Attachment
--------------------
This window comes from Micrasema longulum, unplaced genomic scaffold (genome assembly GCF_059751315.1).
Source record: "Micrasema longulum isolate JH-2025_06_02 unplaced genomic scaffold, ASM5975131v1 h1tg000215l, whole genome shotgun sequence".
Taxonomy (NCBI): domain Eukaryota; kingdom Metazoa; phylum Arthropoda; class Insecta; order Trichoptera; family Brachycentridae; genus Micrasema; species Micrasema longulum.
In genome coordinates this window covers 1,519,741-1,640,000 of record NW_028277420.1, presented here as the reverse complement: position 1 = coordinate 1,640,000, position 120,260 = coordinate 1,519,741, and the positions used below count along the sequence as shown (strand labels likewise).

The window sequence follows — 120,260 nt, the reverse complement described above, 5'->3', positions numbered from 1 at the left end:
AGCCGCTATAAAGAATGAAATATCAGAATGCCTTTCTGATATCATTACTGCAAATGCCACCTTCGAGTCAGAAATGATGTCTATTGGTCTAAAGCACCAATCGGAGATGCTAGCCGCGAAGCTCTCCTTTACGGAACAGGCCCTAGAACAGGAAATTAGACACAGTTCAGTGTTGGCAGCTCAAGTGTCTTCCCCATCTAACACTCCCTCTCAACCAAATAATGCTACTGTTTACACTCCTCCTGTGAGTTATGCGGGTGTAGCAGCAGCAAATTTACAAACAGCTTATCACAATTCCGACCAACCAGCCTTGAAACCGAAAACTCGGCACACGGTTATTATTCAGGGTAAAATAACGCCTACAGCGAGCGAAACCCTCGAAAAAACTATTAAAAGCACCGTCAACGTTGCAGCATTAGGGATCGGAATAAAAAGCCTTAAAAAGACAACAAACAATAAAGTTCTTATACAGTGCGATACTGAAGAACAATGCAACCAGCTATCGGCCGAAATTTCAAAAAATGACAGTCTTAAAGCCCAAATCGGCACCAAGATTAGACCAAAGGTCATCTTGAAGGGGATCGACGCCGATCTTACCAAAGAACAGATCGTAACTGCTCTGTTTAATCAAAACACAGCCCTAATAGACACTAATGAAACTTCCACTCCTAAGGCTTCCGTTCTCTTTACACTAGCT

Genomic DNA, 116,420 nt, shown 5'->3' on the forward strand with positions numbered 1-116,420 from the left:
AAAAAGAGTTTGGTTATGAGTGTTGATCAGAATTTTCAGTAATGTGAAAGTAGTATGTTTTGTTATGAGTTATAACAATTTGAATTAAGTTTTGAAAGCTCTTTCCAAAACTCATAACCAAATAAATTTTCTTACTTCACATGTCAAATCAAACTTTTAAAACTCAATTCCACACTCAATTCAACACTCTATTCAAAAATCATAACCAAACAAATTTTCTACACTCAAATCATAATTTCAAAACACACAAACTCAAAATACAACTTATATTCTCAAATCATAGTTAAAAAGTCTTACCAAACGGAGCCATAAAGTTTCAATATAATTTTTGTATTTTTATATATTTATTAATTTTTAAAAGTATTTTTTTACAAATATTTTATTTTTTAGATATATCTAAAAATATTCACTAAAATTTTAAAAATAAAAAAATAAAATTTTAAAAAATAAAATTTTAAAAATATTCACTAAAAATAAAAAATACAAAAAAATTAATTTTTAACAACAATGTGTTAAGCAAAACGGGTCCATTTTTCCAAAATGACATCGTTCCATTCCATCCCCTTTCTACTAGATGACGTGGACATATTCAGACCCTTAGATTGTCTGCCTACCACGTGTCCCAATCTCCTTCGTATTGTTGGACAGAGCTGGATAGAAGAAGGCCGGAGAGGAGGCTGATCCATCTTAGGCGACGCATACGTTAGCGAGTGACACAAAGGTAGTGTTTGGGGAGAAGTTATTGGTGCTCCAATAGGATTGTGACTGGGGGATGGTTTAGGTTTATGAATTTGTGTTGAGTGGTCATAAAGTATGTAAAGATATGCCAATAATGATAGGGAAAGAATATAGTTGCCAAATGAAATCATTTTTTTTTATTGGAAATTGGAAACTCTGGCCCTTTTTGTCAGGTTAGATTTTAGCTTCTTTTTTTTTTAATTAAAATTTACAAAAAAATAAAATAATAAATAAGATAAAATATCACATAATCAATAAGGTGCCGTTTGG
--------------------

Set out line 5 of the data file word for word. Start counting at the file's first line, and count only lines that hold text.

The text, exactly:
The window sequence follows — 120,260 nt, the reverse complement described above, 5'->3', positions numbered from 1 at the left end: